UntitledNobody’s surprised.

Microsoft has announced that it will acquire all of Nokia’s Devices & Services business, license Nokia’s patents, and license and use Nokia’s mapping services, paying EUR 3.79 billion for Nokia’s Devices & Services business and EUR 1.65 Billion to license Nokia’s patents, for a total transaction price of EUR 5.44 billion in cash. The Devices & Services business generated EUR 14.9 billion, or almost 50 percent of Nokia’s net sales for the full year 2012. Nokia’s Smart Devices business unit and the Lumia brand and products are also being acquired. Lumia handsets sold 7.4 million units in the second quarter of 2013. Nokia’s Mobile Phones business unit, which also being acquired, sold 53.7 million units in the second quarter of 2013.

The transaction is expected to close in the first quarter of 2014, however, it’s subject to approval by Nokia’s shareholders, regulatory approvals and other closing conditions. Update: The acquisition is also subject to approval in India, EU, US, China, Brazil, Russia, Canada and other countries. Microsoft and Nokia have agreed that Nokia will receive USD 750 million termination fee payable by Microsoft in the event that the transaction fails to receive necessary regulatory clearances.

Patents: As a  part of the transaction, Nokia will be assigning Microsoft with its long-term patent licensing agreement with Qualcomm and other agreements. Nokia will be retaining its patent portfolio and will grant Microsoft a 10 year license to its patents, in return Microsoft will be granting Nokia reciprocal right to use Microsoft patents for its HERE services. Microsoft will also become a strategic licensee of the HERE platform and will pay Nokia for a four year license.

People: Following the announcement, Stephen Elop, Chief Executive Officer at Nokia has stepped aside as Nokia President and CEO to become Nokia’s Executive Vice President of Devices & Services. Risto Siilasmaa, Chairman of the Nokia Board of Directors will assume as Nokia’s interim CEO until the company finds a replacement.

Elop, an ex-Microsoft employee, will be joining Microsoft along with other Nokia employees such as Jo Harlow, Juha Putkiranta, Timo Toikkanen, and Chris Weber. Note that Microsoft’s current CEO Steve Ballmer, recently announced that he’ll be retiring in 12 months after 13 years stint at the company. Elop is considered to be a top contender for the position.

Update: Elop will lead an expanded Devices team, which includes all of Microsoft’s current Devices and Studios work and most of the teams coming over from Nokia. Elop will directly report to Ballmer. Julie Larson-Green, who runs the Devices and Studios team, will be joining Stephen’s team once the acquisition closes. Jo Harlow will continue to lead the Smart Devices team, Timo Toikkanen, will continue to lead the Mobile Phones team, Stefan Pannenbecker, will lead Design and Juha Putkiranta, will lead the integration effort on Nokia’s behalf. Tom Gibbons will lead the integration work for Microsoft.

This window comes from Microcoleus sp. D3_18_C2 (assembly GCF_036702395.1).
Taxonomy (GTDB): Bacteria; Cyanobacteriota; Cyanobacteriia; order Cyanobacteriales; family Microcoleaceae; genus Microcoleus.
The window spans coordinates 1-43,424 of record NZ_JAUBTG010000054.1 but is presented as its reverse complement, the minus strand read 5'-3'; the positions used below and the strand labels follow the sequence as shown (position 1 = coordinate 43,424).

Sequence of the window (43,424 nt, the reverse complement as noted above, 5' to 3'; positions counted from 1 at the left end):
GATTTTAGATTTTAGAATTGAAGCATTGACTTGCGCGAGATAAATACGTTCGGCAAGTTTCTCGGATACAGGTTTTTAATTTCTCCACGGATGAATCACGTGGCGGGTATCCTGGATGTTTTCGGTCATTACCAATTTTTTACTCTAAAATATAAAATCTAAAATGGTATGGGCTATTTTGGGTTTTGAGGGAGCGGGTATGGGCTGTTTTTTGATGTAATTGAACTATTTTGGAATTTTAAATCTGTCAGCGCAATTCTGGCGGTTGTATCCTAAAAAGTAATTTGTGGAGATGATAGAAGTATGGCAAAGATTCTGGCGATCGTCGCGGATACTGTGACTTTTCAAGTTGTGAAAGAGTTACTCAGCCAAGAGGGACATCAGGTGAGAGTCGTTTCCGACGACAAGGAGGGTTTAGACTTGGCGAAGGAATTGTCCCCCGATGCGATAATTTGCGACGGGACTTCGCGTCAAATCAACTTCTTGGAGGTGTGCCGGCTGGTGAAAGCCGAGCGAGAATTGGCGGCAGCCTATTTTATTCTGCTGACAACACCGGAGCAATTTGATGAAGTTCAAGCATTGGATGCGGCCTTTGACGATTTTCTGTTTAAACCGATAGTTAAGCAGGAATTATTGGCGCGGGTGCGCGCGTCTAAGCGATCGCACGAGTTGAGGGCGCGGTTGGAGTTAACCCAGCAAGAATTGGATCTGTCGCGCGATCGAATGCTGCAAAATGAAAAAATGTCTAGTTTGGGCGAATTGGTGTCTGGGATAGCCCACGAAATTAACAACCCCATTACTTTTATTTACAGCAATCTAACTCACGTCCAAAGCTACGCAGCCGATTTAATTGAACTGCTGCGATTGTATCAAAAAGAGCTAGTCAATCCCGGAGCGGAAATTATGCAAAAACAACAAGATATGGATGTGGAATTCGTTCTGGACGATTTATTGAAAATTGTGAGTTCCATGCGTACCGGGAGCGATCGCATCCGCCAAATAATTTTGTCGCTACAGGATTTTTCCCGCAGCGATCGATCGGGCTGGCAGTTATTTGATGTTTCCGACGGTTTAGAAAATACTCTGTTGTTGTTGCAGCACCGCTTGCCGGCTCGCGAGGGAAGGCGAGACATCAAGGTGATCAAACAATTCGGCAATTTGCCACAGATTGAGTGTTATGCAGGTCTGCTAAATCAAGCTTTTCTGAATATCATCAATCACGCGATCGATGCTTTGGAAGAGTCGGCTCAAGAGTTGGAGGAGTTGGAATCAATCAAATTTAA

Besides these, approximately 32,000 people are expected to transfer to Microsoft, including 4,700 people in Finland and 18,300 employees directly involved in manufacturing, assembly and packaging of products worldwide.

The Microsoft-Nokia Partnership: The purchase is hardly a surprise. In February 2011, Nokia had entered in a partnership with Microsoft to use its Windows Phone operating system on future Nokia smartphone handsets. Nokia’s Windows Phone handsets enjoyed applications by Nokia such as Nokia’s mapping service (Nokia had acquired Navteq in 2007).

What Happens To The Asha Series: While Microsoft’s purchase of Nokia’s Devices & Services business makes sense for controlling its Windows Phone based Lumia series, it should also be noted that this also includes the Linux based Asha platform. Microsoft will acquire the Asha brand and will license the Nokia brand for use with current Nokia mobile phone products. However, given the interest of the company, it needs to be seen how long the Asha platform survives. Make no mistake: Microsoft does not seem to have any incentive in keeping the Asha platform alive as it’s not in the handset business to make profit.

What Happens To Other OEMs? The deal begs the question as to what happens to other OEMs that develop Windows Phone based handsets? If you look at the recent smartphone handsets released based on the Windows Phone OS, majority of development was being done by Nokia. There’s hardly any development coming from Microsoft’s other partners (apart from Nokia) when it had announced the Windows Phone operating system. Microsoft’s only option appears to accelerate the Windows Phone growth, which the market has be reluctant to adapt.

Having said that, according to a slideshow by Microsoft via AllthingsD lists out the rationale behind the Nokia-Microsoft deal. It gives out reasons such as — to accelerate phone shares, smart acquisition, and executive plan. In all, Microsoft will be able to acquhire mobile industry leaders from the acquisition.

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